3 Myths about Fashion and Luxury e-commerce

One of the quintessential constituents of any purchase decision apart from the obvious necessity is appeal – a positive outlook towards the buyer. How rewarding is a reinforcing acknowledgement vindicating your decision to spend on that Rolex? How deeply satisfying is it, when you are complimented by your colleague for sporting those Louis Vuitton shoes? When it comes to Fashion and Luxury, appeal is the ultimate necessity! Download the eBook to know more.


Myth 1: Fashion and luxury are women exclusive

When we think about fashion and luxury or when thinking about these terms together at least, it is easy to visualize women walking the ramp rather than men, for most of us. It is true that in the beginning, during the nascent formative years, this industry had more affinity to feminine fashion and this was when Men's glamour and fashion was almost unheard of. This image has stuck with the public and the truth is so far from the assumption, it is almost surprising that the number of men shopping fashion and luxury products almost equals that of women.
According to Internet Retailer, women online shoppers make up only 55% of the entire luxury e-retail industry!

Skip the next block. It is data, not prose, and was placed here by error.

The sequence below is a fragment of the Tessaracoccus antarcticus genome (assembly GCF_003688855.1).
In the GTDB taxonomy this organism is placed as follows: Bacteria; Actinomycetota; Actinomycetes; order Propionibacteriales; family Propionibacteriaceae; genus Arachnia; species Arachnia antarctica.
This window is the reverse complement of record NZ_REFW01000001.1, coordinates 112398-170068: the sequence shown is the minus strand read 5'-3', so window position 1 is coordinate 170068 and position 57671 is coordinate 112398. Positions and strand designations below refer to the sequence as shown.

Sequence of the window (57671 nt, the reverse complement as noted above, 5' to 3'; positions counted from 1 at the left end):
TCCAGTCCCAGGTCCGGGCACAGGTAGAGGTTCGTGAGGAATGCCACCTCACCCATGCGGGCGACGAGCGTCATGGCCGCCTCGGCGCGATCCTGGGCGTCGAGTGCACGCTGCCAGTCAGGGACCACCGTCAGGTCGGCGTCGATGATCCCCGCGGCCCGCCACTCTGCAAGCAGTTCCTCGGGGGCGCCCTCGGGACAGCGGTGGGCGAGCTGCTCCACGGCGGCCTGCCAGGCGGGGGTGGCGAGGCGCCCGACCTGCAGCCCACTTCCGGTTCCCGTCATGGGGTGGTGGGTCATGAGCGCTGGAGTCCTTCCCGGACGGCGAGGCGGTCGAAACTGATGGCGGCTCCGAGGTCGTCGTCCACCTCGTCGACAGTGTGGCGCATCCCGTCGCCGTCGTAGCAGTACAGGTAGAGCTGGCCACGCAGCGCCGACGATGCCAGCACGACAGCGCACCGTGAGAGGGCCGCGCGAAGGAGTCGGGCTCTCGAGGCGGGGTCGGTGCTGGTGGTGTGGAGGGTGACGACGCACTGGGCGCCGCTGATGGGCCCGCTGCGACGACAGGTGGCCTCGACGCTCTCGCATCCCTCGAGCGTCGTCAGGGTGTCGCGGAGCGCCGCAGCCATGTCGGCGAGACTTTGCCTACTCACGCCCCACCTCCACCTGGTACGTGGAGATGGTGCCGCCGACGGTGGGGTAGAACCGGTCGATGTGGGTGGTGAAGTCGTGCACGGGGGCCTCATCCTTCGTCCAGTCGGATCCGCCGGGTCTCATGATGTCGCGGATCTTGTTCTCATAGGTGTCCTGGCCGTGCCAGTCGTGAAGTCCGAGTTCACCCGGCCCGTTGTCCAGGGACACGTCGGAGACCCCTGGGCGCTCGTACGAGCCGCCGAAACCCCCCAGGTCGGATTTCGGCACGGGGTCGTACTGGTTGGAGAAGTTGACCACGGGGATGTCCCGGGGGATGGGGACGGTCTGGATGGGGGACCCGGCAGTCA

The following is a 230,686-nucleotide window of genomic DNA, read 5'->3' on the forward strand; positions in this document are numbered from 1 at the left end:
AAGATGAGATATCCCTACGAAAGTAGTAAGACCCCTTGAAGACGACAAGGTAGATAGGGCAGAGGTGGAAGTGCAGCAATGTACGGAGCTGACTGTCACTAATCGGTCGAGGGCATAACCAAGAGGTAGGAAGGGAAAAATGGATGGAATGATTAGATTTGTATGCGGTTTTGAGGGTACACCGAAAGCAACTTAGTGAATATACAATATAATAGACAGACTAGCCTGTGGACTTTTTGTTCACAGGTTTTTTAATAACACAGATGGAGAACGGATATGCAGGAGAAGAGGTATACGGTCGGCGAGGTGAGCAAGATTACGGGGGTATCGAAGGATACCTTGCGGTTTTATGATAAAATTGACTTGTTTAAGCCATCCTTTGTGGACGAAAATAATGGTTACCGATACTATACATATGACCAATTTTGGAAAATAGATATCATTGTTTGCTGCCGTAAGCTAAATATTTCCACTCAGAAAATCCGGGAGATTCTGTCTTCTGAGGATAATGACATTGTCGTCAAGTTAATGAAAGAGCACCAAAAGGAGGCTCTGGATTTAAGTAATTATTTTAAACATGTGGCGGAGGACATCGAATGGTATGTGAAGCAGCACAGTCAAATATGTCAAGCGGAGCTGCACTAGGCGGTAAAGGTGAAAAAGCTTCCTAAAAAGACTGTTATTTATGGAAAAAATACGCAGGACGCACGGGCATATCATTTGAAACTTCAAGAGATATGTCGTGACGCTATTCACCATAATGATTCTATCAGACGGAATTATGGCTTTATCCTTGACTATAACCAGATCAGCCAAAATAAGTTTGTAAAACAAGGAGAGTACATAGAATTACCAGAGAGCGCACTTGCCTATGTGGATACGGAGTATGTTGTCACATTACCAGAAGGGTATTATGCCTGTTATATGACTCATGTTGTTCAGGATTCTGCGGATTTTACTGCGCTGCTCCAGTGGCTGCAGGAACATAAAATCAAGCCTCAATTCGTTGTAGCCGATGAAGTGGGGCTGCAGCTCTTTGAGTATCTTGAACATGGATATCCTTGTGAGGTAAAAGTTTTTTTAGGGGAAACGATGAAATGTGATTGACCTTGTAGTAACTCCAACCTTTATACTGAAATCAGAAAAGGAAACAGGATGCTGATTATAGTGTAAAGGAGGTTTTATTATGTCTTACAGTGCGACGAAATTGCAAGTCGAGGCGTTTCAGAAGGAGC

Myth 2: Online luxury market is very small

There is a raging debate on how important "look and feel" is for this industry and whether an online fashion store is a moot point. There are concerns about perceived lack of personalization and "in the flesh" experiences. Let's back up a bit. Where is this coming from? Is this the opinion of every single buyer or aspirant or just a few elitist groups amidst the famously snobby fashionistas?

Well, this is what Miuccia Prada had to say about selling Prada clothing via ecommerce in 2013:- "We don't like it. My husband hates it and we think that, for luxury, it's not right. It's good in countries that don't have the shop nearby. [Otherwise] the choosing and sending home is too complicated. Personally, I'm not interested."